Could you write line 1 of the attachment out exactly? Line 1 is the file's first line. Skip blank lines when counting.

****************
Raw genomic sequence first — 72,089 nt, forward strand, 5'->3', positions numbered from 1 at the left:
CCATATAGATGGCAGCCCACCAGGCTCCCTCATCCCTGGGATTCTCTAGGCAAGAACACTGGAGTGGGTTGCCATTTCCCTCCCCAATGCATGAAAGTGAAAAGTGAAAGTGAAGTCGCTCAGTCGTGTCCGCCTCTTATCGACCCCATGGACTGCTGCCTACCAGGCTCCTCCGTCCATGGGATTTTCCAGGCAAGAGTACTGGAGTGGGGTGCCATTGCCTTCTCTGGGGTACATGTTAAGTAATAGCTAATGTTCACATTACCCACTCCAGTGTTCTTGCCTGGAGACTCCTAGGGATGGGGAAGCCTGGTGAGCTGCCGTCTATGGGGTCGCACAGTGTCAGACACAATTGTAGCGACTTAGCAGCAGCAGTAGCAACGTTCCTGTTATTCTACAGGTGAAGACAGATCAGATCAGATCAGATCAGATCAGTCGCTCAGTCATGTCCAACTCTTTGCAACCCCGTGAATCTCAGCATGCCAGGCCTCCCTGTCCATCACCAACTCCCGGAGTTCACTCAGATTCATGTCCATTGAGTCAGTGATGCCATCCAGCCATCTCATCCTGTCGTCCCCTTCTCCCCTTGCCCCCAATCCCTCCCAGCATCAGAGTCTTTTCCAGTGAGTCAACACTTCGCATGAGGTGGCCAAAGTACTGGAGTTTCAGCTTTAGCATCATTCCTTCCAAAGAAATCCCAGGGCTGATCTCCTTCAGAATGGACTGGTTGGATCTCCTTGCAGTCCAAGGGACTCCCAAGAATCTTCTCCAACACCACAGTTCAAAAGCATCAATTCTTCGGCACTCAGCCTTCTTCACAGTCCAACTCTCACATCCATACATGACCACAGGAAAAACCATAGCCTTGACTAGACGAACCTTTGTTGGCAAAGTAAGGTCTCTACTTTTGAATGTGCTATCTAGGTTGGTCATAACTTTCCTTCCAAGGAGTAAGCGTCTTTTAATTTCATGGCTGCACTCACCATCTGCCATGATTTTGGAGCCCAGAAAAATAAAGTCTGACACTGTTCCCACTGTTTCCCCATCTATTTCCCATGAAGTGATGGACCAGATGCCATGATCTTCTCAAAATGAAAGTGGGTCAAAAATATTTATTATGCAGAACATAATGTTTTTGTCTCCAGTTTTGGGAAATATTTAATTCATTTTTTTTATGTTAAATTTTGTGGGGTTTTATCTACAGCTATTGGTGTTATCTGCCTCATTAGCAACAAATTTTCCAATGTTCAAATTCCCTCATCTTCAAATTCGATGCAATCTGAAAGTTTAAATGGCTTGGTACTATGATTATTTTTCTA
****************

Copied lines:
Raw genomic sequence first — 72,089 nt, forward strand, 5'->3', positions numbered from 1 at the left: